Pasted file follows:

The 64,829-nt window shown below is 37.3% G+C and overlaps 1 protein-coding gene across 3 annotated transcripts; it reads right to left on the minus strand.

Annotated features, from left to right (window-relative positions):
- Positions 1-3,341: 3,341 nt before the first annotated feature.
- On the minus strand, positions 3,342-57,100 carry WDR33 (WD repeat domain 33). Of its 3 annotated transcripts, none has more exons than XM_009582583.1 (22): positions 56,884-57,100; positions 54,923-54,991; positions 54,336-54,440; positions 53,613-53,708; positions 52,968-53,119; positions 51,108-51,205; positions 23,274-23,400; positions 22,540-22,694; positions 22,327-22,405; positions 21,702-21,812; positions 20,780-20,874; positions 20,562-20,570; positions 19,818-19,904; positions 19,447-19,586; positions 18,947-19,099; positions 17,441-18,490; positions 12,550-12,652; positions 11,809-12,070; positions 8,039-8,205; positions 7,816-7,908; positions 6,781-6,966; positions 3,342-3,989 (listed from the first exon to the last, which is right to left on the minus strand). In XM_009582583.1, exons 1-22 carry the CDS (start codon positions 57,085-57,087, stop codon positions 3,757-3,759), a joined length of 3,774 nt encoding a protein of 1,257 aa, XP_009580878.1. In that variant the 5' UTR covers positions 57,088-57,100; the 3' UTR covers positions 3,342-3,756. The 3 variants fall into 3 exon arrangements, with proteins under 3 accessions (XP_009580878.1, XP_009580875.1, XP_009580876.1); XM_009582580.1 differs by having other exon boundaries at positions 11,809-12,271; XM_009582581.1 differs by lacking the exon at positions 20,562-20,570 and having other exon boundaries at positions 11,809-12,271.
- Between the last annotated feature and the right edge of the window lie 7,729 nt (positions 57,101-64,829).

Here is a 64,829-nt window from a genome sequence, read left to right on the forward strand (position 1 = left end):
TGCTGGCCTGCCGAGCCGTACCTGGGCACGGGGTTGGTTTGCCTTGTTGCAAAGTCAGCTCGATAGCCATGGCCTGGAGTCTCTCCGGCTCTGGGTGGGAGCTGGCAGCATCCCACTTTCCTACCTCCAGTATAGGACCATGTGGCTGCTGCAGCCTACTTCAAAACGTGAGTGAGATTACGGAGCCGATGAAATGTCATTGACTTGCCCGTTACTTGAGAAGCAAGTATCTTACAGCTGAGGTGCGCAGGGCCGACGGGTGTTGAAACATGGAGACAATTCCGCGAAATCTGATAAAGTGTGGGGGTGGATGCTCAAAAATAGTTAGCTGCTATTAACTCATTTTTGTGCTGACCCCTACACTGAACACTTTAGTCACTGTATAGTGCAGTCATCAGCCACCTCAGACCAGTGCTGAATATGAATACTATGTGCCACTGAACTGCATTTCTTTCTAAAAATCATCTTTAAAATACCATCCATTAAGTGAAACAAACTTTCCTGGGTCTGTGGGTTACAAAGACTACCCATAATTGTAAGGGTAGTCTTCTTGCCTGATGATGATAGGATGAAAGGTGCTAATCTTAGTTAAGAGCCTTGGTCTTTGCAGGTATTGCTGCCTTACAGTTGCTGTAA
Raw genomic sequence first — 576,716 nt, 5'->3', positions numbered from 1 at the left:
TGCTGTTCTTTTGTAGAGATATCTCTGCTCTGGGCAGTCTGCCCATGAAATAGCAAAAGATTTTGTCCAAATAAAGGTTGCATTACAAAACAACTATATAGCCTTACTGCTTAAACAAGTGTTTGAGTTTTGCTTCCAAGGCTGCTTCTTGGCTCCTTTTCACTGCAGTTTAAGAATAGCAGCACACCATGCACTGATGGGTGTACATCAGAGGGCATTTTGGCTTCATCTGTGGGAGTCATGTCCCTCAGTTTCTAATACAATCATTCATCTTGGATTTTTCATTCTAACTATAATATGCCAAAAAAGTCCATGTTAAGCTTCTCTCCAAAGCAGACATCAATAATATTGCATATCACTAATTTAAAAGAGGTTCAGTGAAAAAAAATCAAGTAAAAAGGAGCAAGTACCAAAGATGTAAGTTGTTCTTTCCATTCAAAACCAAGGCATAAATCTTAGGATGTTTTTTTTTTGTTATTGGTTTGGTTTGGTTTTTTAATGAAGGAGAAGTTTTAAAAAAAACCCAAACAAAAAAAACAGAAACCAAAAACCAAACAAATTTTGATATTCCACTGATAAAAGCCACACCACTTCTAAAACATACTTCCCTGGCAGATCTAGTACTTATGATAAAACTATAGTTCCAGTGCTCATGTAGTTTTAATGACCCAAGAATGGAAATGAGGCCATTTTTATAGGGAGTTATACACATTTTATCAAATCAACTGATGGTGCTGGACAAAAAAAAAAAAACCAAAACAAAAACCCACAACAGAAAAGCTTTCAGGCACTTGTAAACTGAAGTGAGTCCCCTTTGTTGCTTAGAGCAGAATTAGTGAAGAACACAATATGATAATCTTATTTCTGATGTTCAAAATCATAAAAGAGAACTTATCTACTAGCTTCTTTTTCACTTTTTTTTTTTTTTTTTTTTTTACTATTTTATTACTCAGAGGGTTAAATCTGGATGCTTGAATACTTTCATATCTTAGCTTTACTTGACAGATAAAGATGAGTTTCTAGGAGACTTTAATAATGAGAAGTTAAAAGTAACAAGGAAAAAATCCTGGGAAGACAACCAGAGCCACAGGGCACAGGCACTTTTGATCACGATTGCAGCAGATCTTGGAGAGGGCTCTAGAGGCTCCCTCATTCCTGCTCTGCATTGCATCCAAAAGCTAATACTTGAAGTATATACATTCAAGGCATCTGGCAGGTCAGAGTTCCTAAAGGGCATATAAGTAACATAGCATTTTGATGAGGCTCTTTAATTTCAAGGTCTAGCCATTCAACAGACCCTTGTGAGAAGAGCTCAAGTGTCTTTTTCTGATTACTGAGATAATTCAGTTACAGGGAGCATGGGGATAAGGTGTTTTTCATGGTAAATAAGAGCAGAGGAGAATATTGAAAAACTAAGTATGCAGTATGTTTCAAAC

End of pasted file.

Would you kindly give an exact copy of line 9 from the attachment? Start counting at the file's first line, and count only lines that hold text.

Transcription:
TGCTGTTCTTTTGTAGAGATATCTCTGCTCTGGGCAGTCTGCCCATGAAATAGCAAAAGATTTTGTCCAAATAAAGGTTGCATTACAAAACAACTATATAGCCTTACTGCTTAAACAAGTGTTTGAGTTTTGCTTCCAAGGCTGCTTCTTGGCTCCTTTTCACTGCAGTTTAAGAATAGCAGCACACCATGCACTGATGGGTGTACATCAGAGGGCATTTTGGCTTCATCTGTGGGAGTCATGTCCCTCAGTTTCTAATACAATCATTCATCTTGGATTTTTCATTCTAACTATAATATGCCAAAAAAGTCCATGTTAAGCTTCTCTCCAAAGCAGACATCAATAATATTGCATATCACTAATTTAAAAGAGGTTCAGTGAAAAAAAATCAAGTAAAAAGGAGCAAGTACCAAAGATGTAAGTTGTTCTTTCCATTCAAAACCAAGGCATAAATCTTAGGATGTTTTTTTTTTGTTATTGGTTTGGTTTGGTTTTTTAATGAAGGAGAAGTTTTAAAAAAAACCCAAACAAAAAAAACAGAAACCAAAAACCAAACAAATTTTGATATTCCACTGATAAAAGCCACACCACTTCTAAAACATACTTCCCTGGCAGATCTAGTACTTATGATAAAACTATAGTTCCAGTGCTCATGTAGTTTTAATGACCCAAGAATGGAAATGAGGCCATTTTTATAGGGAGTTATACACATTTTATCAAATCAACTGATGGTGCTGGACAAAAAAAAAAAAACCAAAACAAAAACCCACAACAGAAAAGCTTTCAGGCACTTGTAAACTGAAGTGAGTCCCCTTTGTTGCTTAGAGCAGAATTAGTGAAGAACACAATATGATAATCTTATTTCTGATGTTCAAAATCATAAAAGAGAACTTATCTACTAGCTTCTTTTTCACTTTTTTTTTTTTTTTTTTTTTTACTATTTTATTACTCAGAGGGTTAAATCTGGATGCTTGAATACTTTCATATCTTAGCTTTACTTGACAGATAAAGATGAGTTTCTAGGAGACTTTAATAATGAGAAGTTAAAAGTAACAAGGAAAAAATCCTGGGAAGACAACCAGAGCCACAGGGCACAGGCACTTTTGATCACGATTGCAGCAGATCTTGGAGAGGGCTCTAGAGGCTCCCTCATTCCTGCTCTGCATTGCATCCAAAAGCTAATACTTGAAGTATATACATTCAAGGCATCTGGCAGGTCAGAGTTCCTAAAGGGCATATAAGTAACATAGCATTTTGATGAGGCTCTTTAATTTCAAGGTCTAGCCATTCAACAGACCCTTGTGAGAAGAGCTCAAGTGTCTTTTTCTGATTACTGAGATAATTCAGTTACAGGGAGCATGGGGATAAGGTGTTTTTCATGGTAAATAAGAGCAGAGGAGAATATTGAAAAACTAAGTATGCAGTATGTTTCAAAC